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    Obama Circumvents State Department, Supports Plan to Give BBG $10 Million

    The Broadcasting Board of Governors will receive $10 million under the compromise spending deal reached last week. President Obama effectively sided with the BBG over his own State Department in a funding dispute involving Internet circumvention work. Obama and lawmakers agreed to language in the fiscal 2011 spending bill cutting the … More

    State Department Won't Fund BBC Charity for Internet Freedom Work

    Three weeks ago the BBC World Service Trust, a charity for the British network, was angling for a share of State Department funding to promote Internet freedom. But after Americans revolted at the idea, the organization has pulled out entirely, failing to even submit a grant proposal.  The BBC charity … More

    "Why Are You Abandoning Us?" Broadcasting to China Goes Quiet

    The end of an era is at hand. Today marks the last day of BBC World Service Broadcasts to China and Russia after 70 years on the air. Voice of America (VOA) may not be far behind. VOA several years ago closed down its Russian broadcasts, and, according to the … More

    U.S. Funding for the BBC?

    Just what is it with the Obama Administration and state broadcasters? Not content with sticking by NPR after the House of Representatives voted to cut off its funding, it now emerges that the administration has been giving money to the BBC and, according to one report, is considering increasing that … More

    Internet Shutdowns Drive Protestors in Middle East

    Shutting down the Internet did precious little good for Egyptian leader Hosni Mubarak. It is not likely to do Libyan leader Muammar Qadhafi much good either. In fact, it appeared to intensify the determination of the Arab protesters, who found themselves cut off from the world. Yet on Friday, that was … More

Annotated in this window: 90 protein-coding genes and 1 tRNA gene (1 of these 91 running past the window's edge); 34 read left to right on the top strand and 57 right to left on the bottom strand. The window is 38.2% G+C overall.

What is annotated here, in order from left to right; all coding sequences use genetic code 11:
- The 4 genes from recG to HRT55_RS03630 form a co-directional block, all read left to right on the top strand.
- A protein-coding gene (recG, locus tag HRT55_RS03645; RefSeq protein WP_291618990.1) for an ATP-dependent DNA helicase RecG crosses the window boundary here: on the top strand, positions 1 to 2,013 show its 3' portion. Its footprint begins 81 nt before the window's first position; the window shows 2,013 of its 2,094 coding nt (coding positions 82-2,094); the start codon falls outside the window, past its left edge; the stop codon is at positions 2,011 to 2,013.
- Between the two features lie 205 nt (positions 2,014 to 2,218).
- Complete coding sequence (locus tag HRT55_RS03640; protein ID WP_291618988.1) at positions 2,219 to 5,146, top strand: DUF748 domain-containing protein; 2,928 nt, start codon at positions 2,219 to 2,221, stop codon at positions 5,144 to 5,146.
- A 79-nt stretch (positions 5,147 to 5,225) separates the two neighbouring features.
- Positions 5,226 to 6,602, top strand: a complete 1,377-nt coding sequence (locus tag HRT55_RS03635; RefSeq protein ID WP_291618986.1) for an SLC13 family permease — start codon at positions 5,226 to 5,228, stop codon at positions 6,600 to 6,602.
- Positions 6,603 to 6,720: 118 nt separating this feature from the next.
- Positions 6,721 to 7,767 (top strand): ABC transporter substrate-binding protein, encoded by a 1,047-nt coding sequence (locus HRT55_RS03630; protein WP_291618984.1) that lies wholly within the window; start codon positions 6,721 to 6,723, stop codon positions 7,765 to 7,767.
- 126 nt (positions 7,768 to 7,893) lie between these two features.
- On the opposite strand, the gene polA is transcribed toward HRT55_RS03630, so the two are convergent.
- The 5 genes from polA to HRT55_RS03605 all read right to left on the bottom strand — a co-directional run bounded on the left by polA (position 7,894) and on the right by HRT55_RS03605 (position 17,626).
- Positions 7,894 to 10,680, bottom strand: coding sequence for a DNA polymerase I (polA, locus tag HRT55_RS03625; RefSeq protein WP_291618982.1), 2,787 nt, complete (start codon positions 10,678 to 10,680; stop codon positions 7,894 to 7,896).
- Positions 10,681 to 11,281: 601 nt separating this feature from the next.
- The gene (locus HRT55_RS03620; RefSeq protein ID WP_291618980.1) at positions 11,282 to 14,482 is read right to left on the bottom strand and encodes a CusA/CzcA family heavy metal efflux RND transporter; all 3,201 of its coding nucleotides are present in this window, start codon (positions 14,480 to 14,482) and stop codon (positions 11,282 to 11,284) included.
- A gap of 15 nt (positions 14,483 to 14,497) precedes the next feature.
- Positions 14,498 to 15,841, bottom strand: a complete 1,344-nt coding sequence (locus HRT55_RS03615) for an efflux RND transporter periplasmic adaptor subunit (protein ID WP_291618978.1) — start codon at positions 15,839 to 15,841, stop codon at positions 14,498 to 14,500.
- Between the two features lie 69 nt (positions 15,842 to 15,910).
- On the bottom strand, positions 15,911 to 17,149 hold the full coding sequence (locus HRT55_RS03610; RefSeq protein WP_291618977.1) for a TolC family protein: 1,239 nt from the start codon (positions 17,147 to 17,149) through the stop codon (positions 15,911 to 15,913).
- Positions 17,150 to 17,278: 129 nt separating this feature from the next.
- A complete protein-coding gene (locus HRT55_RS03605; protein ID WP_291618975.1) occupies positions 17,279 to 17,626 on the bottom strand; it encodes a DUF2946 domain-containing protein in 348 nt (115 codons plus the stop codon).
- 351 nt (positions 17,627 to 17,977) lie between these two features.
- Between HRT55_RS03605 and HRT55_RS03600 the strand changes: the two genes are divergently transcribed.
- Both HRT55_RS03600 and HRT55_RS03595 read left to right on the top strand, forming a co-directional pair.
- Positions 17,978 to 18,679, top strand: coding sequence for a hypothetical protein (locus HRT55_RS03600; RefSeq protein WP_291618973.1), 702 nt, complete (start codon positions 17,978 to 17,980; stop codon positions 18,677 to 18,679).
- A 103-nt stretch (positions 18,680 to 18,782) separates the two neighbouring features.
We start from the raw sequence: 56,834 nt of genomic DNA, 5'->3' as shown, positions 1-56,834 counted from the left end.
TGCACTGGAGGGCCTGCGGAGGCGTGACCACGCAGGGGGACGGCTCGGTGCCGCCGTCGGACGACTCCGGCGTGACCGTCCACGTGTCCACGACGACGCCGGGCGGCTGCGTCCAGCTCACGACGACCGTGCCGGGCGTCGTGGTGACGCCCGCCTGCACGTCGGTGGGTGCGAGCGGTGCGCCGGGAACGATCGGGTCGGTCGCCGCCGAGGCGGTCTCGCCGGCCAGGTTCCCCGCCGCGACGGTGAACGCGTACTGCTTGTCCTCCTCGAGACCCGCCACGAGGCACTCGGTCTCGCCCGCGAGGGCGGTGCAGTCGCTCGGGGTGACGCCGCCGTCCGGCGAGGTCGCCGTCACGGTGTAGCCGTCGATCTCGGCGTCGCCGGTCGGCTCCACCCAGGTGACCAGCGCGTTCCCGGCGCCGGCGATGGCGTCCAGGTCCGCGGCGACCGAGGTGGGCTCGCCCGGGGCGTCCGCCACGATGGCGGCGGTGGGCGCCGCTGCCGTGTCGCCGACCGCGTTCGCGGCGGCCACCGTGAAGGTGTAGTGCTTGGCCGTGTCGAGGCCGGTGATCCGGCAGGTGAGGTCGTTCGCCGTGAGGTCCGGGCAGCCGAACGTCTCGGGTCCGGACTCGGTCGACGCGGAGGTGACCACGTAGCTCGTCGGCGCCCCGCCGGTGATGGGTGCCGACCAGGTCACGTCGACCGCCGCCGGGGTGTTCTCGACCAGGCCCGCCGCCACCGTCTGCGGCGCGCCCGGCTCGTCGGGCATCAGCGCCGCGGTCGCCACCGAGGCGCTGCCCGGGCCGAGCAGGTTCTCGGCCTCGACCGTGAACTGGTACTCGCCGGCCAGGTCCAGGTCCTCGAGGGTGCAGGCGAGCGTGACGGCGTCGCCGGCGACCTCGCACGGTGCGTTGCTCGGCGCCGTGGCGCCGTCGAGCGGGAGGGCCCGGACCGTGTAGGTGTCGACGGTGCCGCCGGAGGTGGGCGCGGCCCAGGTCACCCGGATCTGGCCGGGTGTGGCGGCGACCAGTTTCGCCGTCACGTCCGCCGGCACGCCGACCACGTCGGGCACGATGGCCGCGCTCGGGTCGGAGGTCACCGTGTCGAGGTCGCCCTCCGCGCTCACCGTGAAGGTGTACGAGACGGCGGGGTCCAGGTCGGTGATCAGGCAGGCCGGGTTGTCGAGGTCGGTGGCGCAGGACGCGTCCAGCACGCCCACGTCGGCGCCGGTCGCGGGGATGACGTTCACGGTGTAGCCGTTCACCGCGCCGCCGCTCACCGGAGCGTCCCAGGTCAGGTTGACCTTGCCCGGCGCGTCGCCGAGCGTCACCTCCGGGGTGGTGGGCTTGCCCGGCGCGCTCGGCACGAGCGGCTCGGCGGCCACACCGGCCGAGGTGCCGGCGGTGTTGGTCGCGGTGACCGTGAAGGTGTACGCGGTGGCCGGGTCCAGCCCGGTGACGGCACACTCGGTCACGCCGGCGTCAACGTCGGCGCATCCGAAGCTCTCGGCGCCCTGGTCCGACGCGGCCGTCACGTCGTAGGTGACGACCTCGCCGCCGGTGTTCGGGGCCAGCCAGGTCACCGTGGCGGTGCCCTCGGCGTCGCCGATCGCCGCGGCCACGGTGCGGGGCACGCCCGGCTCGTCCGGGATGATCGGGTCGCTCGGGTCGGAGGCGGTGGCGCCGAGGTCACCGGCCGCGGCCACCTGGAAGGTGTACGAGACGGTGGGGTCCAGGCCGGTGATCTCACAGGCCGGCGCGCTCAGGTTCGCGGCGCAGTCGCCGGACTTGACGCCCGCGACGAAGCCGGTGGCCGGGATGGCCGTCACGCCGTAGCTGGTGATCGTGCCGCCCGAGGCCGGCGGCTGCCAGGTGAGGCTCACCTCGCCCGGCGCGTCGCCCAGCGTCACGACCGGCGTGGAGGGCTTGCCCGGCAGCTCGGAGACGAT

Death by a 1000 Cut: Is the Government Trying to Kill VOA Radio Transmissions?

    Does radio still play a role in a world where that is increasingly cyber-connected and populated by smart phone users? The answer, according to Google’s Director of Policy and Planning Bob Boorstin, is very much a “yes.” At a panel discussion of the new media and foreign policy hosted by … More

    VOA Must Do a Better Job at Depicting American Life

    “What are the most effective actions the United States could take towards liberty for the Iranian people and political freedom for the Green Movement in Iran?” This was the question posed to Amir Abbas Fakhravar, Iranian dissident in exile in the United States, by the audience at a lunch hosted … More

    Cyber Security vs. Online Freedom

    By now most people are familiar with the ongoing debate about how far government should be able to go in monitoring Internet communications. Such was the topic of a recent discussion at the Voice of America building in Washington, D.C. Judging by the remarks of the event’s panelists, especially those … More

    The Noble Mission of Radio Free Europe/Radio

    In the age of media saturation and extravagant federal budget deficits, the question does comes up: Why does the United States need to spend some $750 million on international broadcasting every year? As with every taxpayer dollar spent, this  question deserves an answer, and rarely has a more eloquent one … More

    Updating Smith-Mundt for the 21st Century

    Since 1948, Cold War legislation has been tying the hands of practitioners of U.S. public diplomacy and international broadcasting. The law in question is the Smith-Mundt Act, which was intended to allow the State Department to counter Soviet propaganda in foreign media, while at the same time forbidding it from … More